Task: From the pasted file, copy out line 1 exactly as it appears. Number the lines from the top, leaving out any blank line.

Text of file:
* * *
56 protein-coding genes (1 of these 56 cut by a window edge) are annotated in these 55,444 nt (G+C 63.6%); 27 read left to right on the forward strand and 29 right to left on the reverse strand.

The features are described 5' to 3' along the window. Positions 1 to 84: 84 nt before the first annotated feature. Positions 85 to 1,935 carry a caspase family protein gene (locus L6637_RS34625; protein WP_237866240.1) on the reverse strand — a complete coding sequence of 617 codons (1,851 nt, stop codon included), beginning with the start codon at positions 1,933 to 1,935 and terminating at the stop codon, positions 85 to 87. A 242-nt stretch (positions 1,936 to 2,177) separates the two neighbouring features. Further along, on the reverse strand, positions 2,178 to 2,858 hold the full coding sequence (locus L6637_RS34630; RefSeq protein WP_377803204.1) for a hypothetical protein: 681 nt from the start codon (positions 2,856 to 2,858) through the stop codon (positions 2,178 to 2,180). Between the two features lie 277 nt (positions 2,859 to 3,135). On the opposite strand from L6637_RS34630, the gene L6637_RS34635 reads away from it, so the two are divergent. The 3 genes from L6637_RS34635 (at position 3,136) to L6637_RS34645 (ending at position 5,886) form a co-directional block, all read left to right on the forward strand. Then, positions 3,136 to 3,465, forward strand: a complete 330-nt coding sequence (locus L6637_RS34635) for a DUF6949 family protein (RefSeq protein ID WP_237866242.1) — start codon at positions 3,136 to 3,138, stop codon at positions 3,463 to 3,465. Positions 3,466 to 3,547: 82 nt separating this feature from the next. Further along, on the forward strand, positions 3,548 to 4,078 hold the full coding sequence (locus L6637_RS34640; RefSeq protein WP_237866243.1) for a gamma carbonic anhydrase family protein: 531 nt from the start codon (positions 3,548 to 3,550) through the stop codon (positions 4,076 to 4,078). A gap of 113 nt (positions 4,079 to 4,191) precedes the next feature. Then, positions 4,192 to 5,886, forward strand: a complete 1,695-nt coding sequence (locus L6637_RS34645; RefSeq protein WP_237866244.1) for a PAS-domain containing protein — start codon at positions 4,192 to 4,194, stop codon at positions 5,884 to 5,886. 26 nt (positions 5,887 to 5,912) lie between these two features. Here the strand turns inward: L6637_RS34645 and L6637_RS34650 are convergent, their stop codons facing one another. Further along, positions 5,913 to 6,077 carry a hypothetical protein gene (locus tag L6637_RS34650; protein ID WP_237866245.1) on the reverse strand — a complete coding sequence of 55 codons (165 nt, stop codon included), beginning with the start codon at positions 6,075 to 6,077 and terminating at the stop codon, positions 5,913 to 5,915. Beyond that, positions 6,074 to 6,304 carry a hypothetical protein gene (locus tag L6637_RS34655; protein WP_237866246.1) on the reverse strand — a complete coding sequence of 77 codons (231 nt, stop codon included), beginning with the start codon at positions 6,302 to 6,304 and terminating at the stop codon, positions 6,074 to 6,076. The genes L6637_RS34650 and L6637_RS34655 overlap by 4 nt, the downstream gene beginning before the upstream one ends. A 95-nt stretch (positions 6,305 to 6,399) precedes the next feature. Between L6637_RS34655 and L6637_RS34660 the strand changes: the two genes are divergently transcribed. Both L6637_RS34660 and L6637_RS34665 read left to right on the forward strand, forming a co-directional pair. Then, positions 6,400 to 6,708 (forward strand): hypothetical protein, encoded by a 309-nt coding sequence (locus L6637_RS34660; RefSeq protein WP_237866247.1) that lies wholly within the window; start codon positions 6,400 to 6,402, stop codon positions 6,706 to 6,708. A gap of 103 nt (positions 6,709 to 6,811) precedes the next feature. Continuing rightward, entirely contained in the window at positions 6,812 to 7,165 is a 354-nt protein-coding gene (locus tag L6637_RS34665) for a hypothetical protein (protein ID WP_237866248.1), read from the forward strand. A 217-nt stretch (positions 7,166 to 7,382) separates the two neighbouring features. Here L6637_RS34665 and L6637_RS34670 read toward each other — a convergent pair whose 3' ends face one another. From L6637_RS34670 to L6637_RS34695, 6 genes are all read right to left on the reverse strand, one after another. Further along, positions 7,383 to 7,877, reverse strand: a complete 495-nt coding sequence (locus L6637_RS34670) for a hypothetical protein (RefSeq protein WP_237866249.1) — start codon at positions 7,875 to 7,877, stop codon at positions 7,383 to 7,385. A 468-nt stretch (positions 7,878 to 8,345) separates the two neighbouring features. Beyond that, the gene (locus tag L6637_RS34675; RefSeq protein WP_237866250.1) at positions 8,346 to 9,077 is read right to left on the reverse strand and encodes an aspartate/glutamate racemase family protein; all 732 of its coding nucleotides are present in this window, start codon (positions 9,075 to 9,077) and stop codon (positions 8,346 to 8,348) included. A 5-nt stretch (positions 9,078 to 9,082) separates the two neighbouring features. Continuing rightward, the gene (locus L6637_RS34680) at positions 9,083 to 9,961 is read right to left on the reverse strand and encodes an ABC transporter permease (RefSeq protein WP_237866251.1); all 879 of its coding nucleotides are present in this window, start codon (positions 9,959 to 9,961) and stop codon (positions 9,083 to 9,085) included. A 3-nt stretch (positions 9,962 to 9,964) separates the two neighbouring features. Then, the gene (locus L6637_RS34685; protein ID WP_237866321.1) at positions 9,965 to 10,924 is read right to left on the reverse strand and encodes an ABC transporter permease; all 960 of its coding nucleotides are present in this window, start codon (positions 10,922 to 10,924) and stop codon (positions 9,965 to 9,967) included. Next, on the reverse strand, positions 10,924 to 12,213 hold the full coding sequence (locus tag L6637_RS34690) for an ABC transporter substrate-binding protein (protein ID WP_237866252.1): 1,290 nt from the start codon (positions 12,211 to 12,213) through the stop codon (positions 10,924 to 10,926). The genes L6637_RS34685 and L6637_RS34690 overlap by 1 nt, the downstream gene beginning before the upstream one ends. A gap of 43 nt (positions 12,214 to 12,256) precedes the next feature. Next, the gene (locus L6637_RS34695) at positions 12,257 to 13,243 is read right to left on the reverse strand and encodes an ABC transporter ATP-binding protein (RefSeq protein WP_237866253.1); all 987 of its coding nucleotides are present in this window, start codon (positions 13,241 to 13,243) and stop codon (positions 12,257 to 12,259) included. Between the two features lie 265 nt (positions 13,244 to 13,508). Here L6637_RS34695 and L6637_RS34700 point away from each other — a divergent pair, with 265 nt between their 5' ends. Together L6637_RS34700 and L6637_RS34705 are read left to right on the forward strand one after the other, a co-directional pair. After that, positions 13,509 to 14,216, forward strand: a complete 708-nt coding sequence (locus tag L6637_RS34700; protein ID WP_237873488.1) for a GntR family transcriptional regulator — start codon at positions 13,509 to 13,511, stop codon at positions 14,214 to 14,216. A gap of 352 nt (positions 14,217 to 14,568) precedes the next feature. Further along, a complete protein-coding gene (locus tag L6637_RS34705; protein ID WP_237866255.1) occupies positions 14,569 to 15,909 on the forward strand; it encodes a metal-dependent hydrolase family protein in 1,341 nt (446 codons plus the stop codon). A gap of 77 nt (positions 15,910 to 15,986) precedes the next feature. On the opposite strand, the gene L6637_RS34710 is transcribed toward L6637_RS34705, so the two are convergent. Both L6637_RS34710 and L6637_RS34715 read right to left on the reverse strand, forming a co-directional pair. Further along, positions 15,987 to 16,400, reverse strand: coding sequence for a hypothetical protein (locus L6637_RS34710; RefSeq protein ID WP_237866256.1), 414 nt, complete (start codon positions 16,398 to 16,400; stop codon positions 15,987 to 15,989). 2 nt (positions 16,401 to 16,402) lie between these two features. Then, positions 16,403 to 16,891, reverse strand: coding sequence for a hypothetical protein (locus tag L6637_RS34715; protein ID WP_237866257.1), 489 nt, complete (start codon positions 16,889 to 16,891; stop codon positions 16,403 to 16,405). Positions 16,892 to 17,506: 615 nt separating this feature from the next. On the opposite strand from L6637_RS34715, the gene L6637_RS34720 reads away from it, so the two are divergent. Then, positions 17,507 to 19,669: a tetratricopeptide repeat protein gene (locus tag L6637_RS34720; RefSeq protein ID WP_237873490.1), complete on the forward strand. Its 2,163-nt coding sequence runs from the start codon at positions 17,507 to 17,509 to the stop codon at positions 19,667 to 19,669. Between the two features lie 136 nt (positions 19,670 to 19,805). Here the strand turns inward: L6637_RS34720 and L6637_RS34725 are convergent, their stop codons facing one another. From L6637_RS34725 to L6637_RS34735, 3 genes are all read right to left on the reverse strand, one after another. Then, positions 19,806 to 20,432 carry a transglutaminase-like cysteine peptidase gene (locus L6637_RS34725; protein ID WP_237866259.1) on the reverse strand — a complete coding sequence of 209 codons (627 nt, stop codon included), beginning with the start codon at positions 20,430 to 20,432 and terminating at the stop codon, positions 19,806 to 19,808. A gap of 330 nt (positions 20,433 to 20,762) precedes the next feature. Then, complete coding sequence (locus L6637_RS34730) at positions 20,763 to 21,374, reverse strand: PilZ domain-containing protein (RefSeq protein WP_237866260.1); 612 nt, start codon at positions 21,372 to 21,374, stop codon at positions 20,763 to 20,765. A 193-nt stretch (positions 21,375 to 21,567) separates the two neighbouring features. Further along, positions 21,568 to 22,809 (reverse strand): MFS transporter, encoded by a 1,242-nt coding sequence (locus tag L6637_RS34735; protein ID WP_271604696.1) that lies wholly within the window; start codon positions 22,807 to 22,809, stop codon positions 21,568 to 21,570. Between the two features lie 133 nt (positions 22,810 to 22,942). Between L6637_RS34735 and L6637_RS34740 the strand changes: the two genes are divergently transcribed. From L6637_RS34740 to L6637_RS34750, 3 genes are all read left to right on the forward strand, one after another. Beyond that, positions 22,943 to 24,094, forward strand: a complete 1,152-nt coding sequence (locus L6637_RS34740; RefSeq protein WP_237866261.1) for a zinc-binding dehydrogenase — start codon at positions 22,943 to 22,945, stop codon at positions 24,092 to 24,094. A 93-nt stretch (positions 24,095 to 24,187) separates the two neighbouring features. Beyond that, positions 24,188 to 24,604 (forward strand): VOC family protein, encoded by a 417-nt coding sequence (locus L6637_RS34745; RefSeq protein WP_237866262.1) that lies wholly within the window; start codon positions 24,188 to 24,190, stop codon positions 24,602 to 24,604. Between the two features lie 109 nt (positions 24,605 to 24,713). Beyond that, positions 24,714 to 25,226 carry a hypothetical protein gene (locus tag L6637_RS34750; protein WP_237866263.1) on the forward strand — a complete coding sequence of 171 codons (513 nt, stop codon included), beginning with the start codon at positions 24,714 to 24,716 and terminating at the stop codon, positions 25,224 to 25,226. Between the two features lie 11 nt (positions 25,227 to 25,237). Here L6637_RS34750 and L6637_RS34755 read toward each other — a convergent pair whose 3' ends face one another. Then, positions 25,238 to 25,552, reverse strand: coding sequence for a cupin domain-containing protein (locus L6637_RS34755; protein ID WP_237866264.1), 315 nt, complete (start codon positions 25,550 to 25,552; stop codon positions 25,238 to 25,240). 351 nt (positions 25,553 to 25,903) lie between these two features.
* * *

56 protein-coding genes (1 of these 56 cut by a window edge) are annotated in these 55,444 nt (G+C 63.6%); 27 read left to right on the forward strand and 29 right to left on the reverse strand.